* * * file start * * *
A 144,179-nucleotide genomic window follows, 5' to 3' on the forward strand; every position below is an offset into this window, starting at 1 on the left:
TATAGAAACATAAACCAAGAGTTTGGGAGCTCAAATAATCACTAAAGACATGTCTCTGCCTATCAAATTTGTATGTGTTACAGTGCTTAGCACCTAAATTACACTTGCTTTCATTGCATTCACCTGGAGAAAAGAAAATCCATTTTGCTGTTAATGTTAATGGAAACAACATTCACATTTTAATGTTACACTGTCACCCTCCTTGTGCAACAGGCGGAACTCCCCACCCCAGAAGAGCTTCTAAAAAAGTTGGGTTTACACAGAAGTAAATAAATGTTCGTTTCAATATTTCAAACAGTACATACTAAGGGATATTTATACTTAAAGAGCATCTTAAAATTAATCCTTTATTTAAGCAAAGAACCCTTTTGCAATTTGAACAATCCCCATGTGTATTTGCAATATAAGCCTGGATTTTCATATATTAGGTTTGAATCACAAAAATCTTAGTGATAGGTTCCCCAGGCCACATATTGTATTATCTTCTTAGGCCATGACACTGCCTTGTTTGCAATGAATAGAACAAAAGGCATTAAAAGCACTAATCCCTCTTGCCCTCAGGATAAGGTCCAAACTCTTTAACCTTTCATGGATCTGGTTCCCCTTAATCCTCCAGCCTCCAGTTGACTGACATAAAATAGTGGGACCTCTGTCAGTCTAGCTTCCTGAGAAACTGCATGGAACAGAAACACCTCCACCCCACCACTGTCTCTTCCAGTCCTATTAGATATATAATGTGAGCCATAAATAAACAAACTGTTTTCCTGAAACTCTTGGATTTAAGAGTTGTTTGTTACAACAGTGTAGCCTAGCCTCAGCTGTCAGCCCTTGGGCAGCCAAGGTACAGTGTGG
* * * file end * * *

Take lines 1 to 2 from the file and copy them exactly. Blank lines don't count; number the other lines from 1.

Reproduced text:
A 144,179-nucleotide genomic window follows, 5' to 3' on the forward strand; every position below is an offset into this window, starting at 1 on the left:
TATAGAAACATAAACCAAGAGTTTGGGAGCTCAAATAATCACTAAAGACATGTCTCTGCCTATCAAATTTGTATGTGTTACAGTGCTTAGCACCTAAATTACACTTGCTTTCATTGCATTCACCTGGAGAAAAGAAAATCCATTTTGCTGTTAATGTTAATGGAAACAACATTCACATTTTAATGTTACACTGTCACCCTCCTTGTGCAACAGGCGGAACTCCCCACCCCAGAAGAGCTTCTAAAAAAGTTGGGTTTACACAGAAGTAAATAAATGTTCGTTTCAATATTTCAAACAGTACATACTAAGGGATATTTATACTTAAAGAGCATCTTAAAATTAATCCTTTATTTAAGCAAAGAACCCTTTTGCAATTTGAACAATCCCCATGTGTATTTGCAATATAAGCCTGGATTTTCATATATTAGGTTTGAATCACAAAAATCTTAGTGATAGGTTCCCCAGGCCACATATTGTATTATCTTCTTAGGCCATGACACTGCCTTGTTTGCAATGAATAGAACAAAAGGCATTAAAAGCACTAATCCCTCTTGCCCTCAGGATAAGGTCCAAACTCTTTAACCTTTCATGGATCTGGTTCCCCTTAATCCTCCAGCCTCCAGTTGACTGACATAAAATAGTGGGACCTCTGTCAGTCTAGCTTCCTGAGAAACTGCATGGAACAGAAACACCTCCACCCCACCACTGTCTCTTCCAGTCCTATTAGATATATAATGTGAGCCATAAATAAACAAACTGTTTTCCTGAAACTCTTGGATTTAAGAGTTGTTTGTTACAACAGTGTAGCCTAGCCTCAGCTGTCAGCCCTTGGGCAGCCAAGGTACAGTGTGG